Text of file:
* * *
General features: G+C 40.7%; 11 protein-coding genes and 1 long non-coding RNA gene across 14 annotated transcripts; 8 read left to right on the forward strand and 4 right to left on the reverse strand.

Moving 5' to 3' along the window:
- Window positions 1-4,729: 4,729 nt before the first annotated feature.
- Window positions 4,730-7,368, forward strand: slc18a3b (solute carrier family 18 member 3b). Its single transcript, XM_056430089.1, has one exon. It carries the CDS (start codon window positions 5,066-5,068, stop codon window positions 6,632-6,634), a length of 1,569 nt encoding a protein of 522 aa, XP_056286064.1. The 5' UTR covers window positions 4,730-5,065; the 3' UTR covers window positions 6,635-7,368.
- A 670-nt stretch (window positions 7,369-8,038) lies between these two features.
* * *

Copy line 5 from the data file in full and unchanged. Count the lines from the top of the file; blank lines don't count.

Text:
- A 670-nt stretch (window positions 7,369-8,038) lies between these two features.